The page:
I first became interested in exploring ancient artforms/ideas/architectures while I was studying music. I was reading some of the writings of the early 20th century Russian composer Igor Stravinsky, who said that (I’m paraphrasing here) new forms of music are arrived at because composers hear a work from another composer and become so enamoured with it that they try to ape it in their own fashion, but get it slightly wrong. In other words, honest creativity and artistic innovation is not something that can be divorced from the heritage. One’s creative impulse is ultimately undeniably connected to one’s cultural heritage. There was a movement through the mid 20th century in Western arts which was based on newness for the sake of newness. Sometimes one sees that attitude still persisting but those works never seem to hold on in the collective consciousness for long. For a work to be breathtakingly new and exciting, dangerous even in the way it confronts us, it still needs, I believe to be part of a pedigree, even if that pedigree is difficult to locate. I love the idea of referencing the complex connectedness of different, often disparate cultural ideas and modalities that make up any single cultural expression.
Where and why do Latin and Aboriginal Language appear in your work?
There is a mix of Bundjalung and Latin in Requiem for a Beast. Because the book itself contains themes of separation and alienation, I wanted there to also be something that elucidates the deeper aspects of humanity that connect us all, below the superficial level of cultural difference. I also chose the Latin text for another reason. I set the consecutive parts, or sections of the book in the form of the Requiem from the Catholic church’s liturgy. This is because at heart the original Requiem is about the grieving process, about resolution and finding peace. I thought this was appropriate given the story of the Stolen Generations coupled with the theme of a dysfunctional masculine culture underlying much of contemporary Australian society. The Aboriginal stories contain themes that either work in tandem with those of the Latin text, or work thematically in an ironic way. Either way, they are both expressing deeper threads of connectivity that runs through all of humanity.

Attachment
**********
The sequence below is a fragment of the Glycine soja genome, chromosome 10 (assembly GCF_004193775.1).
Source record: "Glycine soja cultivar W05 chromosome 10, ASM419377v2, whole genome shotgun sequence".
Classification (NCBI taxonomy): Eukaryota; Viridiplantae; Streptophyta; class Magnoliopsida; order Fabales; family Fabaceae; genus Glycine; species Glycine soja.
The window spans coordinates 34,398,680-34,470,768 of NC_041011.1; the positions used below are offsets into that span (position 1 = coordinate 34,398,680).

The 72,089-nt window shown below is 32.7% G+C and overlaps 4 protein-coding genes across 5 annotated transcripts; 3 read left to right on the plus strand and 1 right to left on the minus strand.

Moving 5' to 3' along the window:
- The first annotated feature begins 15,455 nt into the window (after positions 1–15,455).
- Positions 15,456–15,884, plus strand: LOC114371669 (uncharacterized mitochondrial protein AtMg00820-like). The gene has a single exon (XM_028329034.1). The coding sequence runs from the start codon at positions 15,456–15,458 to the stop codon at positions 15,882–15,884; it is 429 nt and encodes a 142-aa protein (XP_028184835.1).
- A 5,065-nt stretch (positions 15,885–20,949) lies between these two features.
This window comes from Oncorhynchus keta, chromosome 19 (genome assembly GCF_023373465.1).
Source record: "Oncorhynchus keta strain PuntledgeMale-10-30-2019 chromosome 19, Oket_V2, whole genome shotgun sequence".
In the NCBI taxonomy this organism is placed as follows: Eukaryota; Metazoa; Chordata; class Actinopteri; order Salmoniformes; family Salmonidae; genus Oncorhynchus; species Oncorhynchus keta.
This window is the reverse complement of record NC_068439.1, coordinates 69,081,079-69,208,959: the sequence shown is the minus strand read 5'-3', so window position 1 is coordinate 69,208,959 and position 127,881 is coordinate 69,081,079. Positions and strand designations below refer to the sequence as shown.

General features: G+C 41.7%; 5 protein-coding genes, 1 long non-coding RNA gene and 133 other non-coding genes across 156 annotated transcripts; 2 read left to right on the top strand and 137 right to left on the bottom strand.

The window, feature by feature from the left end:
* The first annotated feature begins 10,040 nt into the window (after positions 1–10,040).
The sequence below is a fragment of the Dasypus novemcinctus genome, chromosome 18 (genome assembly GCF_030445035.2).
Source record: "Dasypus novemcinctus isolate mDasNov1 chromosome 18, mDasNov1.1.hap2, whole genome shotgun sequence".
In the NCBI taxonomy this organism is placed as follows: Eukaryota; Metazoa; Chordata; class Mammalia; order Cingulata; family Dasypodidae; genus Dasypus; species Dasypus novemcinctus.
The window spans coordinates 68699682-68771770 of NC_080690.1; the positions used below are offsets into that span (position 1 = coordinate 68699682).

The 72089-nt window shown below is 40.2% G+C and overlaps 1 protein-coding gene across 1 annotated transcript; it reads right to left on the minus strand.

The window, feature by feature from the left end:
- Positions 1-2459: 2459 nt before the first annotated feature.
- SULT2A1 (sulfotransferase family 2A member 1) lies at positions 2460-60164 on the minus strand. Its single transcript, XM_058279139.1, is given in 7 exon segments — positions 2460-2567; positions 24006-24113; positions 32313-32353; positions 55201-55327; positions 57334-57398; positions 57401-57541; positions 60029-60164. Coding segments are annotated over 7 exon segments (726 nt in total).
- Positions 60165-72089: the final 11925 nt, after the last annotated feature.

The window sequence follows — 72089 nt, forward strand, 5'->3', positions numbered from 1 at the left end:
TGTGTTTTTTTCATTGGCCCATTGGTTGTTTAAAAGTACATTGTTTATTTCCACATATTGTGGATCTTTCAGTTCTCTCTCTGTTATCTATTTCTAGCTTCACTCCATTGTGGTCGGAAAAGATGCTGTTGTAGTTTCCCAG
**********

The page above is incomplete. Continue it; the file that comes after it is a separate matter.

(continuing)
Q Artistic Techniques: Shadows
Thinking specifically now about some of your artistic techniques, how do you use shadows in your illustrations?
I’ve often used shadows as an expression of the amazing power that our subconscious has in directing our everyday lives. Hyram and B (by Brian Caswell) was the book in which I used the motif of the shadow as a major theme. When either of the main characters is reminiscing, they are often looking directly facing their shadows. Something Brian said in one of his novels (he may have taken it from elsewhere, so I’m not sure if it’s his quote), ‘never be afraid of the shadow, because it proves the existence of light.’
Sometimes I use shadows purely as a way of reinforcing a strong sense of side light. Beauty of form is, for me, most often enhanced by a strong side light.
Q Camera angles
Distinctive camera angles are a feature of your book illustration, e.g., in Tree, Sailing Home, Parachute, Requiem, Sarah’s Steep Slope and Teacup. How /why do you use these?
Most often the view point for the image is a reflection of an emotional state or mood I’m trying to express. When the boy is alone on the ocean in Teacup, for example, it seemed the most obvious and powerful way to express his alone-ness was to depict him as tiny on a vast ocean against a vast cloudscape. Again, in Sarah and the Steep Slope, the scariness of the giant slope surrounding Sarah was best shown by either low or very high viewpoints. To be looking up at something can either make that thing scary, by the colours and shapes around it, or powerful and protective, as in the low viewpoint image of the protecting tree in Tree.
For what purpose do you incorporate panels into Requiem, Parachute, (and some in) Tree, Teacup and Crusts?